Your #1 power source

Let’s be honest, it’s always just matter of time before someone’s solution to a novel problem was to pee on it. I’m sure you know about getting jellyfish stings on the beach; the common advice would be to pee on the stings (here’s hoping your jellyfish didn’t embrace you in the face). Of course, it doesn’t actually work, and this is something left to professionals. I’m talking about medical treatment, not urinating on you. Oh, don’t be gross.

We humans seem to have this thing about wanting to solve problems using urine, and it’s not a new fad at all. I know there will be some that would say ‘don’t knock ’til you try it, ‘ but unless I see some studies confirming that they work, I’m going to continue knocking it since there’s really no reason to try it. Also, ew.

However, a study recently published in Applied Energy proposes – based on some research the same group has done before – that one could use a little bit of electrochemical know-how to power your phone by having yourself a pee. Since the authors released the paper under a Creative Commons license (what a great thing, the CC license), you don’t need to buy access to this paper. You don’t have to give it a read if you don’t want to, but at least check out the “Graphical Abstract” to get an idea of how they propose this works (I don’t know my full rights to use their graphics, so I’ll link it). I’ll wait.

*INTERMISSION*

Science, everybody. The whole thing is based on the concept of ‘microbial fuel cells’, or MFCs. Short story; these use bacteria to convert organic matter into electricity, mostly thanks to electrons moving from one place to another. The authors wanted to create MFCs that use urine as fuel, but it must be able to be or do quite a few things:

  • Charge up a smart phone and a basic (so, ‘dumb’?) phone
  • No electricity required to run the cells themselves
  • Powered by one person’s urine, or 600mL
  • Low maintenance (because who wants to?)

But why do this? MFCs tend to have low power, and they wanted it to be more efficient. Also, this can use organic matter; when I organic, I mean literally and not the popular definition often associated with high-end (overpriced) supermarkets. MFCs also have low maintenance costs and robust enough that it can “power telecommunication devices in remote areas.” So I guess it’s good for if your phone bails in the middle of nowhere (and hopefully not in the middle of, say, a central business district of a major city).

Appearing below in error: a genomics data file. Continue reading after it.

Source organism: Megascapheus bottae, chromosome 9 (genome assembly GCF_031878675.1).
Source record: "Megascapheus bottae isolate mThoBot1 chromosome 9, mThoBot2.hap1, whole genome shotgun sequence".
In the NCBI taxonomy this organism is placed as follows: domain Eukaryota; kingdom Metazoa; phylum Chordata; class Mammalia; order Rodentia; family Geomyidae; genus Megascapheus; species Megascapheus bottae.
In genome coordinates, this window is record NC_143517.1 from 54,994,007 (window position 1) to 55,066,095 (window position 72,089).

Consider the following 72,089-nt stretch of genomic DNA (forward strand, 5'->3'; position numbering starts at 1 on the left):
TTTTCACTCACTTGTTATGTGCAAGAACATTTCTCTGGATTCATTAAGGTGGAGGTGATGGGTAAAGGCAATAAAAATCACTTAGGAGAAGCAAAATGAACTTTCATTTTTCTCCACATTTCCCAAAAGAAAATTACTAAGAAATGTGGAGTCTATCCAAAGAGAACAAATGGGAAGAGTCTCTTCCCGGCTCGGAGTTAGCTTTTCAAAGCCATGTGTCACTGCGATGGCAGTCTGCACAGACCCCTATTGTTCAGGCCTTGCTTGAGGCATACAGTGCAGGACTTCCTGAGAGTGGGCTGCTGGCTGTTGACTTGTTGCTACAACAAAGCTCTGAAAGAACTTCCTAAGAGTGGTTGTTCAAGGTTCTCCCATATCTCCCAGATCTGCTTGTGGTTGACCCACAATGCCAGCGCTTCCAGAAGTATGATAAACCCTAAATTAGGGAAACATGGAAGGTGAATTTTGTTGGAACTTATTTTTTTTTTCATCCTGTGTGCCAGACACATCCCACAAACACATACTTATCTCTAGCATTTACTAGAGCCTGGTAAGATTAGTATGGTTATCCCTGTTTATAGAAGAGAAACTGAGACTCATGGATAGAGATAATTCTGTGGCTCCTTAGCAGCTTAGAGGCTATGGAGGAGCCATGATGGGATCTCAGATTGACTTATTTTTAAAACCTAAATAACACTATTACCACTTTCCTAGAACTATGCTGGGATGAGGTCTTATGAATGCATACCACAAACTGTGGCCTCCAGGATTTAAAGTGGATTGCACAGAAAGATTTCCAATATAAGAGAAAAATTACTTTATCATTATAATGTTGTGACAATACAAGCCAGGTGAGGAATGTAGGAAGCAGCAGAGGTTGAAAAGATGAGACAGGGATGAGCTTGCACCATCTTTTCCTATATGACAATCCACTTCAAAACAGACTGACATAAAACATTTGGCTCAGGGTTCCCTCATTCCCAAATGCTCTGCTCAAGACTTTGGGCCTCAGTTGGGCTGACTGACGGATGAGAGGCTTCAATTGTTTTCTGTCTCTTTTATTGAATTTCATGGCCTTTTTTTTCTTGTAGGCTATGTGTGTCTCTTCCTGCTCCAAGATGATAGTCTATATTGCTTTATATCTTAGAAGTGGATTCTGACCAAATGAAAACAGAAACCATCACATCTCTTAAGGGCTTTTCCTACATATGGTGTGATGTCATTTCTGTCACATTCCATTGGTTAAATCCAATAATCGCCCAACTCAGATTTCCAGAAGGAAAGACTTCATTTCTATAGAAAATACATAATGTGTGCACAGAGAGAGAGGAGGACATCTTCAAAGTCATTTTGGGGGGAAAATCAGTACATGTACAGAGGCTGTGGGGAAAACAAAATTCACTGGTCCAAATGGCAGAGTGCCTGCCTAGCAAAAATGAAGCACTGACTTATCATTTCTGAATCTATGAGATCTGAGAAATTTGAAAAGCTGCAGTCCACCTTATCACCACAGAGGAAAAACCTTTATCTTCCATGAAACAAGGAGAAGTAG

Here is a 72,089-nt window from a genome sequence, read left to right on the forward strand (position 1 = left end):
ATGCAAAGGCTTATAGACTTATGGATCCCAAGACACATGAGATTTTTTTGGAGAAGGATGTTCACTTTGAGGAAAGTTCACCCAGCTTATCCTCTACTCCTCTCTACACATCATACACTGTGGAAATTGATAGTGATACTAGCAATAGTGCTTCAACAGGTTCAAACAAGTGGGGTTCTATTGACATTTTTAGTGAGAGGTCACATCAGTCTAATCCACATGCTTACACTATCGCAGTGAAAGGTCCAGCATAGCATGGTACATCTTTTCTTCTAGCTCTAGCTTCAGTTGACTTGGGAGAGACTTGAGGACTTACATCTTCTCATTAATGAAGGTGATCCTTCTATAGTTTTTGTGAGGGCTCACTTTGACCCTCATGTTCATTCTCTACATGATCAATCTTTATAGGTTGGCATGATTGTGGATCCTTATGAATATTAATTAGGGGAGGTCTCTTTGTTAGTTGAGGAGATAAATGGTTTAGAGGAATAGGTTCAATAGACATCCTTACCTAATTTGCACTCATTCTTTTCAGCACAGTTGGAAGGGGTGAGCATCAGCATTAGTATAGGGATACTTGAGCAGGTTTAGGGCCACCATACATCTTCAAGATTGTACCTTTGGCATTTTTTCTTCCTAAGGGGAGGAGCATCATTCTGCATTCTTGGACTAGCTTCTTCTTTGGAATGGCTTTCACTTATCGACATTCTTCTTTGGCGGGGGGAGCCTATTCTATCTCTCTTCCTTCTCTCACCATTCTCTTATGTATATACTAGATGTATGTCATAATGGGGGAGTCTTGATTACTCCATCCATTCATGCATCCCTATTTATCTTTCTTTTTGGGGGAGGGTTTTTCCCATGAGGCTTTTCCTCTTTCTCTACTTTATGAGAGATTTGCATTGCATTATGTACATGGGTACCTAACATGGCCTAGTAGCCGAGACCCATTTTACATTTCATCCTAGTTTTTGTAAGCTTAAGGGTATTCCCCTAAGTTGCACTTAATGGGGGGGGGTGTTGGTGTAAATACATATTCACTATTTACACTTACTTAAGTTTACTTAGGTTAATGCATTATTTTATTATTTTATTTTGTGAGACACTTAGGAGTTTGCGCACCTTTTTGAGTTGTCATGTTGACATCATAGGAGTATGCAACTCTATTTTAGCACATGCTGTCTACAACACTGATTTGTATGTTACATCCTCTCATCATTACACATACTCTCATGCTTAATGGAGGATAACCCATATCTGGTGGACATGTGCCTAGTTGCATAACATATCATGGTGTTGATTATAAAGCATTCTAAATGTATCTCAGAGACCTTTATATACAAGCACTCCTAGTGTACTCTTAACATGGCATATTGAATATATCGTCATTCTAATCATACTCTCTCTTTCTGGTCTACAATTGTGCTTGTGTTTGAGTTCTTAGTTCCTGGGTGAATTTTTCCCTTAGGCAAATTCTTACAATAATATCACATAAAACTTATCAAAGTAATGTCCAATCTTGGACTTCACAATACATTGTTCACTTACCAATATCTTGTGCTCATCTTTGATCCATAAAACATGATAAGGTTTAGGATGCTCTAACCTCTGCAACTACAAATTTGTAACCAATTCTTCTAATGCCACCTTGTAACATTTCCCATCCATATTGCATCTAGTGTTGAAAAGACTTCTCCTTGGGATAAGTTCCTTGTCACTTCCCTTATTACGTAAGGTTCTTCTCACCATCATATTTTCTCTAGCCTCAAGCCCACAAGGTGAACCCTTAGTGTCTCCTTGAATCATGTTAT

So how they go about this? Well, they would regularly collect urine and rigged a system where their urine tank would ‘take a leak’ at regular intervals. The urine would cascade through the 6 MFCs stacked on top of each other. However, they couldn’t just plug the phones directly into this without monkeying around with the phone charging circuitry, which deals with the incoming electricity used to charge your phone. This is interesting, as the authors mention that these often take a huge chunk of power when charging anyway (as they do so your phone doesn’t explode). Anyway, the pump and the various instruments had to be powered by things other than urine (can’t help that), but the MFC stack itself had to only be powered by what is essentially a peeing robot.

Did it work? Well, the output dipped by half after 4-5 months, but then it went back up to the normal level by itself – they didn’t (couldn’t?) explain why it did, but at least it works. One of the key findings that it can give it a good amount of charge in 107 minutes (longer for a smart phone); this doesn’t mean that you’re going constantly for an hour and 47 minutes (what on earth is wrong with your bladder?), it just means that go have a pee, wait for about a couple of hours, and there. Of course, it works better if your leave your phone off. They suggest for best results, don’t let the battery drain completely. Presumably, this would go around how some phones have a circuit that trips if there isn’t enough charge, and you can’t turn it back on until there’s enough (this way, you can turn it back on ASAP). The whole setup costs (by the authors’ reckoning) £360 (US$475), but I’m guessing your phone would have to have some modifications into it. I’m not sure if there’s any pee-to-DC chargers out there in the market.

So there you have it, some energy research so you can play some Pokémon GO after you go. Now wash your hands.

Featured article: Walter XA, Stinchcombe A, Greenman J, Ieropoulos I. (2016) Urine transduction to usable energy: A modular MFC approach for smartphone and remote system charging. Applied Energy. 10.1016/j.apenergy.2016.06.006

Featured image credit: Wikimedia Commons (CC-BY-20, author: Ulybug)

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7 Comments

  1. I love it…a mix of intellect and amusement that can’t be beat….you had me smiling, and intrigued, throughout….very charming and clever…and such a novel topic…what won’t we think of next? Thanks for sharing 🙂

    Liked by 1 person

  2. I had no idea this was a thing!! I’ve just come across your blog and think I’m a fan – brilliantly written, accessible, educational. Trying not to pee my pants with excitement 😉 xx

    Anna @ wishiwasmary.wordpress.com

    Liked by 1 person

  3. Well, we will (probably, unless humans evolve beyond needing to) never run out of urine, therefore it makes sense to utilize this unlimited resource. Doing so also may help improve the sanitation services in developing countries as well.

    Liked by 1 person

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